From November 19, 2015 to January 30, 2016
Opening on November 19 at 7 pm
Nadia Seboussi’s work takes up the question of armed conflict and what it gives rise to: violence, migration and exile. The works assembled for this exhibition take two paths that differ in their methods and formal approach but meet on the question of the legacy and the representation of the Algerian tragedy.
The testimony and documentation of the Algerian women who took up arms during the civil war are the starting point of the project and demonstrate the extent of the tragedy. They also speak, however, to the artist’s intimate familiarity with her topic. In addition to the women, tracked down all over Algeria, there are recurring references to the way in which relations between women have been painfully marked by the country’s history.
There follows the recreation in video tableaux of now-mythical depictions of the Algerian tragedy. Drawing on the iconography, full of pathos, transmitted by the world’s media outlets – with an emphasis on those of North Africa and the Middle East – and on a pictorial tradition depicting scenes of lamentation (also employed by Bill Viola), Seboussi creates sumptuous chiaroscuro frescos which propose a new choreography of grief. In the slow movement of the bodies, in the alternately consumed and ravaged faces, in the breaking down of the gestures that embody suffering, Seboussi proposes a moratorium for a period of mourning: Hidad.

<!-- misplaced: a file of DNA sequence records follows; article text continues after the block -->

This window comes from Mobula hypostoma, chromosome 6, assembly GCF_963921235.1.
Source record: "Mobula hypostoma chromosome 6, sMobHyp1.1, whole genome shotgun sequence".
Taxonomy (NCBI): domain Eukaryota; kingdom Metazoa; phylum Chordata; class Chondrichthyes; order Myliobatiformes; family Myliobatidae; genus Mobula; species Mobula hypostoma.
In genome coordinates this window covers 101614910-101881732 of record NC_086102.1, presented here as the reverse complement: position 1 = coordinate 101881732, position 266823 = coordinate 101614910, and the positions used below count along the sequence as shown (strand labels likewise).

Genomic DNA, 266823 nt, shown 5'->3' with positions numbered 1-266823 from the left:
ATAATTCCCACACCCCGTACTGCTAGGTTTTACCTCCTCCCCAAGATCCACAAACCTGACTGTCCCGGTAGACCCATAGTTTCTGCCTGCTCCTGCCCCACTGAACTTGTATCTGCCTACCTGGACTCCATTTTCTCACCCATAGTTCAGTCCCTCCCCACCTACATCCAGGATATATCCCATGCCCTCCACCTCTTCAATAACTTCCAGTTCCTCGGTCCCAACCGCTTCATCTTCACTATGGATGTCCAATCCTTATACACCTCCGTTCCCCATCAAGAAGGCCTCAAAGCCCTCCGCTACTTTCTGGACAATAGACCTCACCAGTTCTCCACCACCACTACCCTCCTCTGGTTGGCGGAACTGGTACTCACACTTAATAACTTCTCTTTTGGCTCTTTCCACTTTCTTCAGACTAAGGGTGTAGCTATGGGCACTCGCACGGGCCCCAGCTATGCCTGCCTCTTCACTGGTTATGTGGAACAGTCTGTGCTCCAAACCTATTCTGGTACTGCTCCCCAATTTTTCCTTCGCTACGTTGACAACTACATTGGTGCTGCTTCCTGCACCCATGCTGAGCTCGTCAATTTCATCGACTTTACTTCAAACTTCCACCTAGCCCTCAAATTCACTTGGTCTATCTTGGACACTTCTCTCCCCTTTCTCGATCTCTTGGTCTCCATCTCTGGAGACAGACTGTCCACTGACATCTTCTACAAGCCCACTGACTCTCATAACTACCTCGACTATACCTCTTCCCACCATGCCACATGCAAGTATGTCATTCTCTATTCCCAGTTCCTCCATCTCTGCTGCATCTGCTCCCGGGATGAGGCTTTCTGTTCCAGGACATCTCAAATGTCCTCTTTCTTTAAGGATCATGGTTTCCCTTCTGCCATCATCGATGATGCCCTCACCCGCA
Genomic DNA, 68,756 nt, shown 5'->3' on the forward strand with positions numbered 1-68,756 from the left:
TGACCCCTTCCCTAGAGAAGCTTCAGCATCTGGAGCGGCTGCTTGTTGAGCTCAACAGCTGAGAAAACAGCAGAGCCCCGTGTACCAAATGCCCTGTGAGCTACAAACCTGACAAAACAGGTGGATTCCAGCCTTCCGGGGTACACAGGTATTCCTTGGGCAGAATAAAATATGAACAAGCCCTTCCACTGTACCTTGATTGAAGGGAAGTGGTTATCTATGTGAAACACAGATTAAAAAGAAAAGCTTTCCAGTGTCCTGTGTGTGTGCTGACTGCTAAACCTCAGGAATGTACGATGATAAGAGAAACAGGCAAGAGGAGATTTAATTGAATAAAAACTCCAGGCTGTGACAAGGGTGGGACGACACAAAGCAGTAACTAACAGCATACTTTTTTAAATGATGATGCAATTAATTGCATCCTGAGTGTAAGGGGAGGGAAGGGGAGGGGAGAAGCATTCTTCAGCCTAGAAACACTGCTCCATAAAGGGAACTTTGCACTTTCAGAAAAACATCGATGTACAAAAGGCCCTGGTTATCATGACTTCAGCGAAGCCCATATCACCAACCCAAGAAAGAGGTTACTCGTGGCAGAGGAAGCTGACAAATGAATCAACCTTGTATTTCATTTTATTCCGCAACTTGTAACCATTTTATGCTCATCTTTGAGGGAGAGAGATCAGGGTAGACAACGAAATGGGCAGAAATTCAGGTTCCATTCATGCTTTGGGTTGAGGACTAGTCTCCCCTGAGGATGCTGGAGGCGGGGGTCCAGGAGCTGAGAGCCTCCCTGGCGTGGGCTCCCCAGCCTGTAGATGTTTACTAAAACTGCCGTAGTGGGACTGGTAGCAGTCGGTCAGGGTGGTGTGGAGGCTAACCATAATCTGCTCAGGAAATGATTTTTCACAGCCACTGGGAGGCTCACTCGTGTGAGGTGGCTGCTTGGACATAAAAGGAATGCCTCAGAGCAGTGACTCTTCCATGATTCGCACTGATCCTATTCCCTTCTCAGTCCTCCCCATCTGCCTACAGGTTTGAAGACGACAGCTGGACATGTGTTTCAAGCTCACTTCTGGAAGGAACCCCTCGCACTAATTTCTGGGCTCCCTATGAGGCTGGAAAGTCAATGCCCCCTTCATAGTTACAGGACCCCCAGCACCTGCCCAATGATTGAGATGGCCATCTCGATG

In this exhibition, Nadia Seboussi’s work is seen alongside that of Gabriela Löffel and Léna Mill-Reuillard. Although each has a singular theme, the three artists examine the methodology of representation and what lies in the interstice between our vision of the world and the image, on the perceptual, socio-political and semantic levels alike. The three projects brought together here offer a gaze on the way we convey the world through images, thereby raising the entire question of the influence, transmission and rewriting of history.
Nadia Seboussi was born in Algeria and today lives in Montreal, where she completed a master’s degree in visual and media arts at the Université du Québec à Montréal. She was the recipient of the Claudine and Stephen Bronfman Fellowship in Contemporary Art in 2013. The present exhibition and the publication that will accompany it are the culmination of the project carried out under the fellowship. Her work has been shown in France, Spain, Mexico, Cuba and Canada. In 2014, she participated in the second edition of the Bienal de la Imagen en Movimiento in Argentina.
This exhibition, as well as the publication that will accompany it, receives the support of the Claudine and Stephen Bronfman Family Foundation.